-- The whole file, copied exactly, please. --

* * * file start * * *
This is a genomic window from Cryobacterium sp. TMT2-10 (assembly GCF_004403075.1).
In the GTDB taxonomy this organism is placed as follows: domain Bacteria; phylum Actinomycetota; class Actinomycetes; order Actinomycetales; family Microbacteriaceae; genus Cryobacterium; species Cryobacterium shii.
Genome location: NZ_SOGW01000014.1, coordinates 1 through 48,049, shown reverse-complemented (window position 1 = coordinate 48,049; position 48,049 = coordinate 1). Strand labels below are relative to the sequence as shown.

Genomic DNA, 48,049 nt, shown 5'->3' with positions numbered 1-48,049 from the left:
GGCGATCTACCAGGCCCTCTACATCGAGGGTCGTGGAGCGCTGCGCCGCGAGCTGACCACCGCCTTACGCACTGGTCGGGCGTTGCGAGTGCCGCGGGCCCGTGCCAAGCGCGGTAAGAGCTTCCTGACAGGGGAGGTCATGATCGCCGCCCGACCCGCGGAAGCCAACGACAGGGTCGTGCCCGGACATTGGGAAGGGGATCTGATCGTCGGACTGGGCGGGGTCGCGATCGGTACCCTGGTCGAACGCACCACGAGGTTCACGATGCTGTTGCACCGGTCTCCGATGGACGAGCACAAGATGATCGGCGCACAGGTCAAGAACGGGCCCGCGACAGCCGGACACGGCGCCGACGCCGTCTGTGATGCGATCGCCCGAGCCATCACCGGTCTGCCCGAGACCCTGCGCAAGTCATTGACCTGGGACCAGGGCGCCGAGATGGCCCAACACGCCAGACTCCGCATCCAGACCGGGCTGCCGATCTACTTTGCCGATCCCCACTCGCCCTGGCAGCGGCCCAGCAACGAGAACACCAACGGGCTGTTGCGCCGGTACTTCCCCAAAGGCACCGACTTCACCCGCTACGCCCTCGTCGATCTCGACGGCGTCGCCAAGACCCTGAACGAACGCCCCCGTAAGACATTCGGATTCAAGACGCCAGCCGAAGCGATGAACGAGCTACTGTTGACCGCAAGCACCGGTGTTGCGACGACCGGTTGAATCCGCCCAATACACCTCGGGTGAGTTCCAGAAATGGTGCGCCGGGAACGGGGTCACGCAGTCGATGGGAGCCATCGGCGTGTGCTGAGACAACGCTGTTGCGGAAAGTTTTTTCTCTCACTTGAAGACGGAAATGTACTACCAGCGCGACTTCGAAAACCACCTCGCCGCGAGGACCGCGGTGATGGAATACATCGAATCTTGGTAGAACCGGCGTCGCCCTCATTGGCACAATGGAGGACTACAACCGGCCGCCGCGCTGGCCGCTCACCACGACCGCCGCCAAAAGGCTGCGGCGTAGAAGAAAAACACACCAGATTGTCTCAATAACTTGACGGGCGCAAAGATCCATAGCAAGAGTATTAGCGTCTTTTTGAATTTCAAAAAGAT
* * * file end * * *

This is a genomic window from Cryobacterium sp. TMT2-10 (assembly GCF_004403075.1).
In the GTDB taxonomy this organism is placed as follows: domain Bacteria; phylum Actinomycetota; class Actinomycetes; order Actinomycetales; family Microbacteriaceae; genus Cryobacterium; species Cryobacterium shii.
Genome location: NZ_SOGW01000014.1, coordinates 1 through 48,049, shown reverse-complemented (window position 1 = coordinate 48,049; position 48,049 = coordinate 1). Strand labels below are relative to the sequence as shown.

Genomic DNA, 48,049 nt, shown 5'->3' with positions numbered 1-48,049 from the left:
GGCGATCTACCAGGCCCTCTACATCGAGGGTCGTGGAGCGCTGCGCCGCGAGCTGACCACCGCCTTACGCACTGGTCGGGCGTTGCGAGTGCCGCGGGCCCGTGCCAAGCGCGGTAAGAGCTTCCTGACAGGGGAGGTCATGATCGCCGCCCGACCCGCGGAAGCCAACGACAGGGTCGTGCCCGGACATTGGGAAGGGGATCTGATCGTCGGACTGGGCGGGGTCGCGATCGGTACCCTGGTCGAACGCACCACGAGGTTCACGATGCTGTTGCACCGGTCTCCGATGGACGAGCACAAGATGATCGGCGCACAGGTCAAGAACGGGCCCGCGACAGCCGGACACGGCGCCGACGCCGTCTGTGATGCGATCGCCCGAGCCATCACCGGTCTGCCCGAGACCCTGCGCAAGTCATTGACCTGGGACCAGGGCGCCGAGATGGCCCAACACGCCAGACTCCGCATCCAGACCGGGCTGCCGATCTACTTTGCCGATCCCCACTCGCCCTGGCAGCGGCCCAGCAACGAGAACACCAACGGGCTGTTGCGCCGGTACTTCCCCAAAGGCACCGACTTCACCCGCTACGCCCTCGTCGATCTCGACGGCGTCGCCAAGACCCTGAACGAACGCCCCCGTAAGACATTCGGATTCAAGACGCCAGCCGAAGCGATGAACGAGCTACTGTTGACCGCAAGCACCGGTGTTGCGACGACCGGTTGAATCCGCCCAATACACCTCGGGTGAGTTCCAGAAATGGTGCGCCGGGAACGGGGTCACGCAGTCGATGGGAGCCATCGGCGTGTGCTGAGACAACGCTGTTGCGGAAAGTTTTTTCTCTCACTTGAAGACGGAAATGTACTACCAGCGCGACTTCGAAAACCACCTCGCCGCGAGGACCGCGGTGATGGAATACATCGAATCTTGGTAGAACCGGCGTCGCCCTCATTGGCACAATGGAGGACTACAACCGGCCGCCGCGCTGGCCGCTCACCACGACCGCCGCCAAAAGGCTGCGGCGTAGAAGAAAAACACACCAGATTGTCTCAATAACTTGACGGGCGCAAAGATCCATAGCAAGAGTATTAGCGTCTTTTTGAATTTCAAAAAGAT